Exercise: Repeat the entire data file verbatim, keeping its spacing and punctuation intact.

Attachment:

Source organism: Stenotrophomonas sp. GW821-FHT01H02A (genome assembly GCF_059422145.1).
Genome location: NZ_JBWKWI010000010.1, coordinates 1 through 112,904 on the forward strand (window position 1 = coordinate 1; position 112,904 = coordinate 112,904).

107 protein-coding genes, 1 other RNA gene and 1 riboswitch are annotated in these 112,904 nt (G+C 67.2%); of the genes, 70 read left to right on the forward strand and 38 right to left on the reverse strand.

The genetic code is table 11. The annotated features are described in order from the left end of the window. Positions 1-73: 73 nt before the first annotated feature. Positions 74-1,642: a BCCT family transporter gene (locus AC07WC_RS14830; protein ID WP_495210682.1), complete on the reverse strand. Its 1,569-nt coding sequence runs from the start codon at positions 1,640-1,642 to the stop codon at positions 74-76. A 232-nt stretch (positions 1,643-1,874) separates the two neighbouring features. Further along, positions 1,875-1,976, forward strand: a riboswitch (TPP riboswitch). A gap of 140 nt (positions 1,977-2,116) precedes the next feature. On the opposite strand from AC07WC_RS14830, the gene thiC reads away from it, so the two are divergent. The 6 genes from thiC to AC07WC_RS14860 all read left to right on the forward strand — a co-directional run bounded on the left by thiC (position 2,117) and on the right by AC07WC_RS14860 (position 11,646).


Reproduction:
Source organism: Stenotrophomonas sp. GW821-FHT01H02A (genome assembly GCF_059422145.1).
Genome location: NZ_JBWKWI010000010.1, coordinates 1 through 112,904 on the forward strand (window position 1 = coordinate 1; position 112,904 = coordinate 112,904).

107 protein-coding genes, 1 other RNA gene and 1 riboswitch are annotated in these 112,904 nt (G+C 67.2%); of the genes, 70 read left to right on the forward strand and 38 right to left on the reverse strand.

The genetic code is table 11. The annotated features are described in order from the left end of the window. Positions 1-73: 73 nt before the first annotated feature. Positions 74-1,642: a BCCT family transporter gene (locus AC07WC_RS14830; protein ID WP_495210682.1), complete on the reverse strand. Its 1,569-nt coding sequence runs from the start codon at positions 1,640-1,642 to the stop codon at positions 74-76. A 232-nt stretch (positions 1,643-1,874) separates the two neighbouring features. Further along, positions 1,875-1,976, forward strand: a riboswitch (TPP riboswitch). A gap of 140 nt (positions 1,977-2,116) precedes the next feature. On the opposite strand from AC07WC_RS14830, the gene thiC reads away from it, so the two are divergent. The 6 genes from thiC to AC07WC_RS14860 all read left to right on the forward strand — a co-directional run bounded on the left by thiC (position 2,117) and on the right by AC07WC_RS14860 (position 11,646).